The concept of diversity in the workplace has had such considerable air time in the past several years that one can, at times, become desensitized to the idea and forget the immense value that lies behind what it represents.
Additionally, “diversity for diversity’s sake” is a phrase that gets parroted from time to time and can confuse and mislead organizations from the real, measurable benefits that manifest when a workplace is truly inclusive.
To clear up this misconception, we’ll shed some light on the latest professional insights and real statistics that, besides simply being the right thing to do, make a strong case for organizations across all industries to take diversity seriously for the health of their business.
Diversity and innovation
One of the more powerful correlations consistently revealed in diversity studies is the link between diversity and overall innovation.
A study from Boston Consulting Group in which 1,700 companies in eight countries across a variety of industries and company sizes were surveyed found a “strong and statistically significant correlation between the diversity of management teams and overall innovation.”
Companies that reported above-average diversity among their management teams reported innovation revenue 19% higher than companies with below-average diversity (45% of total revenue versus 26%). The study defines “innovation revenue” as revenue from products and services launched in the past three years.
This finding makes a strong case that diversity better situates companies to adapt quickly in response to ever-changing customer demands—and in today’s increasingly dynamic business environment, this quality matters more than ever before.
Diversity and performance
A study from McKinsey of companies across multiple industries and countries provides strong evidence that companies with diverse executive boards enjoy significantly higher earnings and returns on equity.
In findings that they describe as “startlingly consistent,” Mckinsey’s research showed that companies ranking in the top quartile of executive-board diversity had ROEs 53% higher (on average) than companies who placed in the bottom quartile. Their EBIT margins were also 14% higher.
While much of the evidence in favor of diversity’s benefits in past years has been anecdotal, studies like these help dispel any sort of snake oil associations and prove diversity’s value in purely business terms.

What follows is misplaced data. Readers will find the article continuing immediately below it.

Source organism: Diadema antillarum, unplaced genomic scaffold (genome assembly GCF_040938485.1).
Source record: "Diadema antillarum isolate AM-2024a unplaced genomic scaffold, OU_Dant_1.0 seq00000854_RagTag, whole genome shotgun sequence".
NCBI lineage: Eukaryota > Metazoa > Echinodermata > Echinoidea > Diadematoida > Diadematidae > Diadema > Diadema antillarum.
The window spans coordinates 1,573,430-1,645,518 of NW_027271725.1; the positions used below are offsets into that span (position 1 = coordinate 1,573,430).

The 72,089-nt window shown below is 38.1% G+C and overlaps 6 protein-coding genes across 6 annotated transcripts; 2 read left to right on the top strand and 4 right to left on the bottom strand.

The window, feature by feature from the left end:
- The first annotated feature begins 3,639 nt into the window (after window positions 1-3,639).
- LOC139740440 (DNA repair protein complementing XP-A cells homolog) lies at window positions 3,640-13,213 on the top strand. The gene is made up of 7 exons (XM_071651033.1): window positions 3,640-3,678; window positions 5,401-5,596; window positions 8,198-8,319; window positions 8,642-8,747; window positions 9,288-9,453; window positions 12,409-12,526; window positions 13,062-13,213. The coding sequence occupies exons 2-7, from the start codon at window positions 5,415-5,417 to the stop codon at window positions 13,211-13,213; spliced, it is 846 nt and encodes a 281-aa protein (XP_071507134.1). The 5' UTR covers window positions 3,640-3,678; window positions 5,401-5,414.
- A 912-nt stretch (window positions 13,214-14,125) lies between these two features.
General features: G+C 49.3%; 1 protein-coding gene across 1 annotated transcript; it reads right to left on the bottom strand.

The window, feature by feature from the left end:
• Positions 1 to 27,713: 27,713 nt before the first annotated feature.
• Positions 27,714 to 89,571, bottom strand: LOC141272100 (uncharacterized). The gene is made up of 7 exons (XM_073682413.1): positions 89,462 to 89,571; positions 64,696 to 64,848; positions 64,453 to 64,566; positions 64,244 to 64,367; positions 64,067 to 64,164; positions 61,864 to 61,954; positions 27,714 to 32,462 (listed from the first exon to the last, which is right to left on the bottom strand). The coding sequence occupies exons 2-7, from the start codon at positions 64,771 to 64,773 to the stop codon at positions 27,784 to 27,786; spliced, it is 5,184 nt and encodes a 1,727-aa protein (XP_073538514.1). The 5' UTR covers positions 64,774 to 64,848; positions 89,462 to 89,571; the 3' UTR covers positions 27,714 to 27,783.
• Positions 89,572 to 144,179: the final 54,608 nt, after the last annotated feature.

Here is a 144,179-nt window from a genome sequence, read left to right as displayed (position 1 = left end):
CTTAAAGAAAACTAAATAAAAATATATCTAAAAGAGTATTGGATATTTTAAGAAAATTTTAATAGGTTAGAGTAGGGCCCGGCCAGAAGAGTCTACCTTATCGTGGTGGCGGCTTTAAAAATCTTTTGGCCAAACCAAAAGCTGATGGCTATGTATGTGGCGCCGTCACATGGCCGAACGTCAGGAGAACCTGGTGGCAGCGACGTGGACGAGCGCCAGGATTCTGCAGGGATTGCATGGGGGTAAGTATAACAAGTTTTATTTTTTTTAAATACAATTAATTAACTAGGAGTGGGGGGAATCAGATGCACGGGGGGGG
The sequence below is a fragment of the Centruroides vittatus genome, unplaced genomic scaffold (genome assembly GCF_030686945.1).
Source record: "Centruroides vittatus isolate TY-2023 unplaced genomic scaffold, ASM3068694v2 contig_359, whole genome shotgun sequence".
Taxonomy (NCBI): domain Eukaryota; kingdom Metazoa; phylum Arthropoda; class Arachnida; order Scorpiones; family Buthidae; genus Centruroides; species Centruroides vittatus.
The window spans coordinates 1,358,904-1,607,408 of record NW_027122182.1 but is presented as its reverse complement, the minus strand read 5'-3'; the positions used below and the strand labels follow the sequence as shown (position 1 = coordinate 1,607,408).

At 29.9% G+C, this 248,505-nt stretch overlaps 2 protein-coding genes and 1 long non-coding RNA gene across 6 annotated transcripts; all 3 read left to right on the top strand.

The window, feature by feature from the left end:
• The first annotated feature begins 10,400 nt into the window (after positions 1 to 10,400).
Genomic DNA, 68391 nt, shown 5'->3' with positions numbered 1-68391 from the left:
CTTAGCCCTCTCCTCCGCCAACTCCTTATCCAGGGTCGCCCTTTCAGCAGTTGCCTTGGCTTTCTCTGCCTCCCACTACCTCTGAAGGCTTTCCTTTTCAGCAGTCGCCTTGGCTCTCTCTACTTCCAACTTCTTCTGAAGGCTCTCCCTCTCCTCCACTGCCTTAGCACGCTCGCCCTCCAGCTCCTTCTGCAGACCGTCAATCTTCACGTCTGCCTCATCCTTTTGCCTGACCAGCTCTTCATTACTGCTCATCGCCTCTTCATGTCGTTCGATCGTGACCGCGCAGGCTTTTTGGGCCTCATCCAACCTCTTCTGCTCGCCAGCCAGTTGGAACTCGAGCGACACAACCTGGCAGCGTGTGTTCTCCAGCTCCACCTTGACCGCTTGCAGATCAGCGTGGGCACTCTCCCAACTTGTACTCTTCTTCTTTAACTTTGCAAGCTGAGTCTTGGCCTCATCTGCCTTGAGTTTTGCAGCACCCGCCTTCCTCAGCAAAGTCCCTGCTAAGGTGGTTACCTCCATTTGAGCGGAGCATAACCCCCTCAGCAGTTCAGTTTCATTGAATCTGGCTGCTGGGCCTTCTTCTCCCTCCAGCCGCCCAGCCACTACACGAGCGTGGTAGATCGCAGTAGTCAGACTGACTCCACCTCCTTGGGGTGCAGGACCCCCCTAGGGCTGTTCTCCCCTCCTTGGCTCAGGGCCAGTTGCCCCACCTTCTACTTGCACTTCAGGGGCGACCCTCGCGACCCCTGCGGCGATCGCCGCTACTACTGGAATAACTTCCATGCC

Diversity and profits
If, after reading about diversity’s close correlation to performance and innovation, you assumed diversity would also be correlated to profits, you’d be right.
Another report from McKinsey on 366 public companies found that those in the top quartile for ethnic and racial diversity in management were 35% more likely to have financial returns above their industry mean.
This correlation extends beyond just ethnic and racial lines as well. The study also found that companies in the top quartile for gender diversity are 15% more likely to have financial returns above their respective national industry medians.
This is just one example of many studies conducted in recent years that repeatedly reach similar conclusions.
Besides intuitively striving towards a more diverse and inclusive work environment, organizations are continually faced with more incentives as the professional body of literature supporting diversity’s contribution to a variety of key business metrics steadily grows year after year.
Concepts like innovation, engagement, and morale may seem amorphous and difficult to quantify, but the hard, measurable financial benefits attributed to healthier diversity throughout an organization’s management structure is plain and clear.
At Huffman Associates, we’ve specialized in helping great organizations across multiple industries find the great diversity candidates their business needs to thrive. Get in touch with us today to learn how we can do it for you.